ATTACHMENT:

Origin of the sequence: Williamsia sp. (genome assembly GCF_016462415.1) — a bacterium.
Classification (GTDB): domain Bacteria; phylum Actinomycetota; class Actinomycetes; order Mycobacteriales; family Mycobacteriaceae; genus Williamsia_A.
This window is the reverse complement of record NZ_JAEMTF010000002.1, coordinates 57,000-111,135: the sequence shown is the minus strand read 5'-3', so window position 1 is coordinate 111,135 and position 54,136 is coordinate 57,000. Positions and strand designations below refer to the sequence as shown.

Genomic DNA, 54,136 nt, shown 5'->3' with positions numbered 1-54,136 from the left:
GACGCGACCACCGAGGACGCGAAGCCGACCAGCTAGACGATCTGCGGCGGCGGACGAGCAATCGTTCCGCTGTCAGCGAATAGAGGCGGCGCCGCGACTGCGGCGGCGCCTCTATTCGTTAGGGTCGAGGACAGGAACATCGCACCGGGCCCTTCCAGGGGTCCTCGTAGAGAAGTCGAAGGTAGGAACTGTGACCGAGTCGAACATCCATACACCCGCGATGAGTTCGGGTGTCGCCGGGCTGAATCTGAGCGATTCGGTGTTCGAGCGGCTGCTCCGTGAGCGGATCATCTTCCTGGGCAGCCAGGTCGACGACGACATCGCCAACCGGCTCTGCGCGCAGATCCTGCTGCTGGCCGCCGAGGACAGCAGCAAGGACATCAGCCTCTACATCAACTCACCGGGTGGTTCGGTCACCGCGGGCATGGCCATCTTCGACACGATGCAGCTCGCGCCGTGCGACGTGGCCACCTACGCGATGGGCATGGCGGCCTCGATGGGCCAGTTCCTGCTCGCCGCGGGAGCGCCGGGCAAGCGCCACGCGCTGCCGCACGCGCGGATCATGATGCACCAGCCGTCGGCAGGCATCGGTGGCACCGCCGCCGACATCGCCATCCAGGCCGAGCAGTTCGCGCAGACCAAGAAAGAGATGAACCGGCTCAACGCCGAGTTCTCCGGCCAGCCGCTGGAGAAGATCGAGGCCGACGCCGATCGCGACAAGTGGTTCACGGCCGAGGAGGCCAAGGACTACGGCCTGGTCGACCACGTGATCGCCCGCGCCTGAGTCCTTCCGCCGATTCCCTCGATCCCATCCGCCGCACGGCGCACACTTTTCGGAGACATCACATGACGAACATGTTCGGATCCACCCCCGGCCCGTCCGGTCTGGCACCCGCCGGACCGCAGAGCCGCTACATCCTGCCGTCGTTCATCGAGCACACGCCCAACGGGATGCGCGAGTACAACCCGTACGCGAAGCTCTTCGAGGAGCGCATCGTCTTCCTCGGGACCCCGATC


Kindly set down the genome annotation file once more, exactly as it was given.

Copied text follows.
Origin of the sequence: Williamsia sp. (genome assembly GCF_016462415.1) — a bacterium.
Classification (GTDB): domain Bacteria; phylum Actinomycetota; class Actinomycetes; order Mycobacteriales; family Mycobacteriaceae; genus Williamsia_A.
This window is the reverse complement of record NZ_JAEMTF010000002.1, coordinates 57,000-111,135: the sequence shown is the minus strand read 5'-3', so window position 1 is coordinate 111,135 and position 54,136 is coordinate 57,000. Positions and strand designations below refer to the sequence as shown.

Genomic DNA, 54,136 nt, shown 5'->3' with positions numbered 1-54,136 from the left:
GACGCGACCACCGAGGACGCGAAGCCGACCAGCTAGACGATCTGCGGCGGCGGACGAGCAATCGTTCCGCTGTCAGCGAATAGAGGCGGCGCCGCGACTGCGGCGGCGCCTCTATTCGTTAGGGTCGAGGACAGGAACATCGCACCGGGCCCTTCCAGGGGTCCTCGTAGAGAAGTCGAAGGTAGGAACTGTGACCGAGTCGAACATCCATACACCCGCGATGAGTTCGGGTGTCGCCGGGCTGAATCTGAGCGATTCGGTGTTCGAGCGGCTGCTCCGTGAGCGGATCATCTTCCTGGGCAGCCAGGTCGACGACGACATCGCCAACCGGCTCTGCGCGCAGATCCTGCTGCTGGCCGCCGAGGACAGCAGCAAGGACATCAGCCTCTACATCAACTCACCGGGTGGTTCGGTCACCGCGGGCATGGCCATCTTCGACACGATGCAGCTCGCGCCGTGCGACGTGGCCACCTACGCGATGGGCATGGCGGCCTCGATGGGCCAGTTCCTGCTCGCCGCGGGAGCGCCGGGCAAGCGCCACGCGCTGCCGCACGCGCGGATCATGATGCACCAGCCGTCGGCAGGCATCGGTGGCACCGCCGCCGACATCGCCATCCAGGCCGAGCAGTTCGCGCAGACCAAGAAAGAGATGAACCGGCTCAACGCCGAGTTCTCCGGCCAGCCGCTGGAGAAGATCGAGGCCGACGCCGATCGCGACAAGTGGTTCACGGCCGAGGAGGCCAAGGACTACGGCCTGGTCGACCACGTGATCGCCCGCGCCTGAGTCCTTCCGCCGATTCCCTCGATCCCATCCGCCGCACGGCGCACACTTTTCGGAGACATCACATGACGAACATGTTCGGATCCACCCCCGGCCCGTCCGGTCTGGCACCCGCCGGACCGCAGAGCCGCTACATCCTGCCGTCGTTCATCGAGCACACGCCCAACGGGATGCGCGAGTACAACCCGTACGCGAAGCTCTTCGAGGAGCGCATCGTCTTCCTCGGGACCCCGATC